BigQuery is Google's fully managed, NoOps, low-cost analytics database. With BigQuery, you can query terabytes of data without a database administrator or infrastructure. BigQuery uses familiar SQL and a pay-only-for-what-you-use charging model. BigQuery allows you to focus on analyzing data to find meaningful insights. In this codelab, you'll use the bq command-line tool to load a local CSV file into a new BigQuery table.
What you'll learn
- How to use the bq command-line tool for BigQuery
- How to load local data files into a BigQuery table
What you'll need
- A Google Cloud project
- A browser, such Google Chrome
If you don't already have a Google Account (Gmail or Google Apps), you must create one.
- Sign-in to Google Cloud Platform console ( console.cloud.google.com) and navigate to BigQuery. You can also open the BigQuery web UI directly by entering the following URL in your browser.
- Accept the terms of service.
- Before you can use BigQuery, you must create a project. Follow the prompts to create your new project.
Choose a project name and make note of the project ID.
The project ID is a unique name across all Google Cloud projects. It will be referred to later in this codelab as
This codelab uses BigQuery resources withing the BigQuery sandbox limits. A billing account is not required. If you later want to remove the sandbox limits, you can add a billing account by signing up for the Google Cloud Platform free trial.
You will use Cloud Shell, a command-line environment running in Google Cloud.
Activate Cloud Shell
- From the Cloud Console, click Activate Cloud Shell .
If you've never started Cloud Shell before, you'll be presented with an intermediate screen (below the fold) describing what it is. If that's the case, click Continue (and you won't ever see it again). Here's what that one-time screen looks like:
It should only take a few moments to provision and connect to Cloud Shell.
This virtual machine is loaded with all the development tools you'll need. It offers a persistent 5GB home directory and runs in Google Cloud, greatly enhancing network performance and authentication. Much, if not all, of your work in this codelab can be done with simply a browser or your Chromebook.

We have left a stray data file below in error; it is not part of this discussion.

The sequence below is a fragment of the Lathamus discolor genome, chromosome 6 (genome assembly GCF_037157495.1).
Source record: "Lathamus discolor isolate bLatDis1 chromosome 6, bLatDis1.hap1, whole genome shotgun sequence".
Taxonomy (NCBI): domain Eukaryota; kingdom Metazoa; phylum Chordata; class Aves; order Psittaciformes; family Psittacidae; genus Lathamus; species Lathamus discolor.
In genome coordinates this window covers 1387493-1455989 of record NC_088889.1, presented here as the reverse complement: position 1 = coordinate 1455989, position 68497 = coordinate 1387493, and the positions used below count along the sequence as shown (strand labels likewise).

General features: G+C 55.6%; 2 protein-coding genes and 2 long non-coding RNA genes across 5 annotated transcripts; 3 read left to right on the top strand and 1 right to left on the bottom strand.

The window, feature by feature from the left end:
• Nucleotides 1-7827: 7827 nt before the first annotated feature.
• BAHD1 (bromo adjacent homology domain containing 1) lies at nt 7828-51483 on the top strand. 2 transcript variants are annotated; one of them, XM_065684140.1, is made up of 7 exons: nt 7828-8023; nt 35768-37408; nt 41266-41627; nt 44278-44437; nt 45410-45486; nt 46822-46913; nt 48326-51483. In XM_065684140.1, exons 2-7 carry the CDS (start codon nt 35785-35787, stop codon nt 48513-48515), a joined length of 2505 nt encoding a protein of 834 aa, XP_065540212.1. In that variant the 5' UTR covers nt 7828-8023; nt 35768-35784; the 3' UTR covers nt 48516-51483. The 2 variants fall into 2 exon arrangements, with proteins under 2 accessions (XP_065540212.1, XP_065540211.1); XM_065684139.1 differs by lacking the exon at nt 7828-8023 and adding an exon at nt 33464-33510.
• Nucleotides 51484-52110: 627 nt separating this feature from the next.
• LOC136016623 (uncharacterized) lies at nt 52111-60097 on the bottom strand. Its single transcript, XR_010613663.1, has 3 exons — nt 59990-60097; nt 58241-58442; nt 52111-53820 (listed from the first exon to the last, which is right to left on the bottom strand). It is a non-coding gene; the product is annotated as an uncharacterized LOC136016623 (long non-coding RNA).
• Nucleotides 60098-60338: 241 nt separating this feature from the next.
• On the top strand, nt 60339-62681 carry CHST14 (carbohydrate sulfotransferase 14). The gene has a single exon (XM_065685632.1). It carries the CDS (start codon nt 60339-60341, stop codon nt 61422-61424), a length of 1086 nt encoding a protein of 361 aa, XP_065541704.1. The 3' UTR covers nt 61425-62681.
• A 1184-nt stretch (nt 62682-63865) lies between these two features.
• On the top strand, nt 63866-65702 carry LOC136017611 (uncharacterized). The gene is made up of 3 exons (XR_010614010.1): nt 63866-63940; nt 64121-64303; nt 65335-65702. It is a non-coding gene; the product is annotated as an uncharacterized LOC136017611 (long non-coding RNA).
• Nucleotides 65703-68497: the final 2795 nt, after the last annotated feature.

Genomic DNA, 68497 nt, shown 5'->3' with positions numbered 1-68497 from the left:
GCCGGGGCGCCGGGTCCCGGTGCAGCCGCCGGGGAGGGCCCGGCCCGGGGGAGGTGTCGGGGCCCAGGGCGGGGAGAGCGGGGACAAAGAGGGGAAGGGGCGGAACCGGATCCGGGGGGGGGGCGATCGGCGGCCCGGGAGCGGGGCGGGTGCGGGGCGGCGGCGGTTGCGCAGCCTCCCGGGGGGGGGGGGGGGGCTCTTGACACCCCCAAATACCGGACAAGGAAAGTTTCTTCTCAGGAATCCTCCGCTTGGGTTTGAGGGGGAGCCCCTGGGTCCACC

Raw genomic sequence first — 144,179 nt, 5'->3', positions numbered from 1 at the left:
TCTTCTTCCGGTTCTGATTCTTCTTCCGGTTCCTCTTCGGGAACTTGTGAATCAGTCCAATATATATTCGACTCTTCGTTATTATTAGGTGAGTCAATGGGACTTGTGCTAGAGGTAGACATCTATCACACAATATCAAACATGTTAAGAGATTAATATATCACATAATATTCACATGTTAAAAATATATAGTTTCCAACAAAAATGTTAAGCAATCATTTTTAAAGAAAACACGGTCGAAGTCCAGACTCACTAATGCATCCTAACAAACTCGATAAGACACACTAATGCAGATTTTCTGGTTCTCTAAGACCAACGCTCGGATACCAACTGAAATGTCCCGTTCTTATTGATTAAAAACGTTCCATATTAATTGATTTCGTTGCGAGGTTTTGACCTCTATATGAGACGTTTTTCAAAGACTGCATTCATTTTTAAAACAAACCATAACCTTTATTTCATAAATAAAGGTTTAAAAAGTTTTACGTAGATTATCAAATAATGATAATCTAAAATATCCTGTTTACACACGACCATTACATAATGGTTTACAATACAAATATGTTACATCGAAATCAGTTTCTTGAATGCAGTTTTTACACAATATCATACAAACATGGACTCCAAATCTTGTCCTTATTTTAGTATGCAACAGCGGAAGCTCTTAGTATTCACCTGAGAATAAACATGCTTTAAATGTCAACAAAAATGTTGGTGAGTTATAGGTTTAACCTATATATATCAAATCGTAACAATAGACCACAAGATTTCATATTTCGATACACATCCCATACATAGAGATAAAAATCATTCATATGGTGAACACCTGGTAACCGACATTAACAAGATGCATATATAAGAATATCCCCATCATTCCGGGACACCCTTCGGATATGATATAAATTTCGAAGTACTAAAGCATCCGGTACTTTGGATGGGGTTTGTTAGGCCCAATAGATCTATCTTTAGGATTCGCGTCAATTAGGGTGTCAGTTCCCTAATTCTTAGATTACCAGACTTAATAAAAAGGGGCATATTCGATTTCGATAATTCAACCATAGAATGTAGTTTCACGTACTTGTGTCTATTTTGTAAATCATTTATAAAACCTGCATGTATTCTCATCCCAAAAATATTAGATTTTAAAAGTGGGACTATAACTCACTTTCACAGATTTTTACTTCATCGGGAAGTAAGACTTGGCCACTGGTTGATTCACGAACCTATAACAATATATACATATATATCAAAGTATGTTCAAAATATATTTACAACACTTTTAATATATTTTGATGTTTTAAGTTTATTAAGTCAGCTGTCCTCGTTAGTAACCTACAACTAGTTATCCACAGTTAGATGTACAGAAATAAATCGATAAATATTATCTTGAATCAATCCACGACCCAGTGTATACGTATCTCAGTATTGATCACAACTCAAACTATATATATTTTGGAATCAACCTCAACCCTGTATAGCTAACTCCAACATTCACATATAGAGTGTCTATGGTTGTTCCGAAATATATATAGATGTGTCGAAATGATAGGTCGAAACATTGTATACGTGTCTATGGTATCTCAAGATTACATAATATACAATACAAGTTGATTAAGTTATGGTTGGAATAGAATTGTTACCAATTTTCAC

Once connected to Cloud Shell, you should see that you are already authenticated and that the project is already set to your project ID.
- Run the following command in Cloud Shell to confirm that you are authenticated:
gcloud auth list
Credentialed Accounts ACTIVE ACCOUNT * <my_account>@<my_domain.com> To set the active account, run: $ gcloud config set account `ACCOUNT`
gcloud config list project
[core] project = <PROJECT_ID>
If it is not, you can set it with this command:
gcloud config set project <PROJECT_ID>
Updated property [core/project].
Create a dataset to contain your tables.
What is a dataset?
Create a dataset
In Cloud Shell, use the bq mk command to create a dataset called "
bq mk bq_load_codelab
View dataset properties
Verify that you created the dataset by viewing the dataset's properties with the bq show command.
bq show bq_load_codelab
You should see output similar to the following:
Dataset my-project:bq_load_codelab Last modified ACLs Labels ----------------- -------------------- -------- 15 Jun 14:12:49 Owners: projectOwners, firstname.lastname@example.org Writers: projectWriters Readers: projectReaders
Create a CSV file
In Cloud Shell, create an empty CSV file.
Open the CSV file in code editor in Cloud Shell by running the cloudshell edit command, which will open a new browser window with a code editor and Cloud Shell panel.
cloudshell edit customer_transactions.csv
In the code editor, enter some comma-separated values to load into BigQuery.
ID,Zipcode,Timestamp,Amount,Feedback,SKU c123,78757,2018-02-14 17:01:39Z,1.20,4.7,he4rt5 c456,10012,2018-03-14 15:09:26Z,53.60,3.1,ppiieee c123,78741,2018-04-01 05:59:47Z,5.98,2.0,ch0c0